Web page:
Howdy all. I thought it was worth a quick update to explain my blog absence. I understand that this is sort of a rite of passage in some cultures 🙂
I’ve been offline for most of the last week because my Grandmother Johnston passed away last Monday. I caught the redeye last Tuesday night from SFO to SDF (Louisville to those of you not familiar with KY airports), and then drove an hour south to my home town of Leitchfield, KY. It was a very sad experience, but it was also great to reconnect with friends and family. And, what a family. My Grandma Johnston had a full life, and I mean full… as in she had 14 kids. I’m not kidding. I have 14 aunts and uncles, and a bazillion 1st and 2nd cousins.
While I was home, I was reminded that:
- I loved my Grandma
- I appreciate growing up in a very small community
- Family is the original social network
- CA real estate is CRAZY
- I don’t miss people smoking in public places
- You can’t get good BBQ anywhere but the south
- It’s easy to take wifi for granted in the Bay Area
More or less in that order. 🙂
Here is a week’s worth of blogging, condensed to one day 🙂
There is literally TONS of great content about the OCU floating around this week:
Online Community Unconference Wiki (session notes / handouts)
Online Community Unconference Photos – flickr
OCU 2007 Show – BlogTV
Still debating the future of communities after all these years – Carol McManus
Some notes from OCU 2007 – Joi Podgorny
Online Community Unconference 2007 – The Social Wave Blog
Thank you Forum One for organizing the Community Unconference… – Community Group Therapy
Capture from the Community UnConference – Jeremiah Owyang
OCU2007 Notes – Josh Ledgard
Online Community Planning: Getting the Party Started – Common Craft
Online Community Unconference: Unconfrences for Communities Q & A – Kaliya Hamlin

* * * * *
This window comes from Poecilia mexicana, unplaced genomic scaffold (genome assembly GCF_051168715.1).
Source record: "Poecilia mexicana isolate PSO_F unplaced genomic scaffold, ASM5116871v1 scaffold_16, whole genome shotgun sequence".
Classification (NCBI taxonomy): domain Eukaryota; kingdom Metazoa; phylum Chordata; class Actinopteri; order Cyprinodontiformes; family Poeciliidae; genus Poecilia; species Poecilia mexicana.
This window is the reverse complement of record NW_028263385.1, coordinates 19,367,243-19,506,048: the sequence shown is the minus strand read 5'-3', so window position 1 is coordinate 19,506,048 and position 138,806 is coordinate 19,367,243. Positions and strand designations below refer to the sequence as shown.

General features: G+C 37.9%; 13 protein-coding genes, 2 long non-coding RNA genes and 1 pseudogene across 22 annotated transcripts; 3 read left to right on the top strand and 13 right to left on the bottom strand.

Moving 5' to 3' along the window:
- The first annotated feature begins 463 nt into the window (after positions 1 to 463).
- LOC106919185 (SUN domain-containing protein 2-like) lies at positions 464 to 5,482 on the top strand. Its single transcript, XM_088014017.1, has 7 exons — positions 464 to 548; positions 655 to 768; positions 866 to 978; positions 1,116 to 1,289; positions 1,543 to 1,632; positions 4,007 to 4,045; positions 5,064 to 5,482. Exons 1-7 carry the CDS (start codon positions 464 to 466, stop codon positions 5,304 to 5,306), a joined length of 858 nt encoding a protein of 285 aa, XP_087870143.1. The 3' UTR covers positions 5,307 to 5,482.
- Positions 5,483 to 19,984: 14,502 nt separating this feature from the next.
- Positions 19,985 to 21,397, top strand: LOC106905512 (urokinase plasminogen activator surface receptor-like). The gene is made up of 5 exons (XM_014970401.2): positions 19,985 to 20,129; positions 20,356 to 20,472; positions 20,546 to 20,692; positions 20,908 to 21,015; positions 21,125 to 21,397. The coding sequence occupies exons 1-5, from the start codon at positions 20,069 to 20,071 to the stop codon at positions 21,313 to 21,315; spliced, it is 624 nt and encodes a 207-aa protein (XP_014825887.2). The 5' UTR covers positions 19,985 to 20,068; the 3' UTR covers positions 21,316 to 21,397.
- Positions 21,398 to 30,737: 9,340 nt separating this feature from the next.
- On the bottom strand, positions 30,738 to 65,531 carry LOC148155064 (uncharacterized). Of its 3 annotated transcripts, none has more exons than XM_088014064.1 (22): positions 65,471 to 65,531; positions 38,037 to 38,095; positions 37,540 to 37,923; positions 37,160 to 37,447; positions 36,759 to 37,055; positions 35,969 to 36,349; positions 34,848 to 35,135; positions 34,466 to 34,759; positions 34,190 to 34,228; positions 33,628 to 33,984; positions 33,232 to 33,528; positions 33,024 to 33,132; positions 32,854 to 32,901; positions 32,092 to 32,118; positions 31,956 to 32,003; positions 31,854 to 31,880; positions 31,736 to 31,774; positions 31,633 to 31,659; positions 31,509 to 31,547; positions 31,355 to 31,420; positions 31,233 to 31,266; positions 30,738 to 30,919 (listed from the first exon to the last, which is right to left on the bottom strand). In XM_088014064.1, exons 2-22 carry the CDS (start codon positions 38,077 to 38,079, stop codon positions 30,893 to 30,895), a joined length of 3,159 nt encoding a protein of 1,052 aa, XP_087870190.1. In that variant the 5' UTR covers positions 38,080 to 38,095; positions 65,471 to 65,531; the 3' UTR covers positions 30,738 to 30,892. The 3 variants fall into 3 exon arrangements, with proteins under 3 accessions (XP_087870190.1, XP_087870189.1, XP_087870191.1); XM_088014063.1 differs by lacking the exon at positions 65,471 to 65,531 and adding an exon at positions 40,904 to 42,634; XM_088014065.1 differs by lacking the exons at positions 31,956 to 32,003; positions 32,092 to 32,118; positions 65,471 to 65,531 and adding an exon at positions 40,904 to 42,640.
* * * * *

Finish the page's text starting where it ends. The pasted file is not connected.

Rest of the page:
Online Community Roundtable
We had a small but knowledgeable group at the OC Roundtable in SF this week. Instead of the usual presentation format, we spent the first 10 minutes brainstorming topics and then spent 90 minutes discussing. It was a really great and informative session. I think we will use this format more, moving forward. Also, I am probably going to start connecting the Roundtable with Susan Tenby’s Meetup… stay tuned.
I was interviewed by Information Week about online civility, and the proposed blogger’s code of conduct becuase of this post on the OC Report:
Marketing & Online Communities
I am working on a research project that explores attitudes, best practices and techniques. The survey will be going out next week.
We are also starting to talk about our Marketing & Online Communities conference to be held in NYC on 11/8. As usual, this event will be small (90 people) and invite only. Should be fun, intensely focused, and informative.
Marc Andeessen is blogging, and it is awseome
We will be adding blog posts, flickr feeds and maybe even a tweet or two throughout the day.
I have predicted that when people start talking on their mobiles while peeing again, we would be in another bubble.
As of 3:30 pm yesterday, we are officially in another bubble.
ps: I was not the guilty party.
pss: what’s up with that people?
Cross-posted from the OC Report:
Where does the community team belong in a commercial organization? This topic came up at our recent Online Community Roundtable and we ran out of time before we could properly discuss, so I thought I would queue up the discussion here.
The responsibility for Online Community in many organizations is distributed among several teams, including:
– Marketing, which typically owns blogging, blogging outreach and any sort of affinity community, and has some skin in the game on strategy.
– Product Support, which typically owns Discussion Groups
– Product Development, which may or may not own Discussion Groups, a Beta site, and potentially a “Labs” community, as well as potentially product development communities and user groups.
– Events, which owns “live” events like conference and any online component
– Web Team, (who’s reporting structure is usually a whole different ball of wax) which typically owns some technology and user experience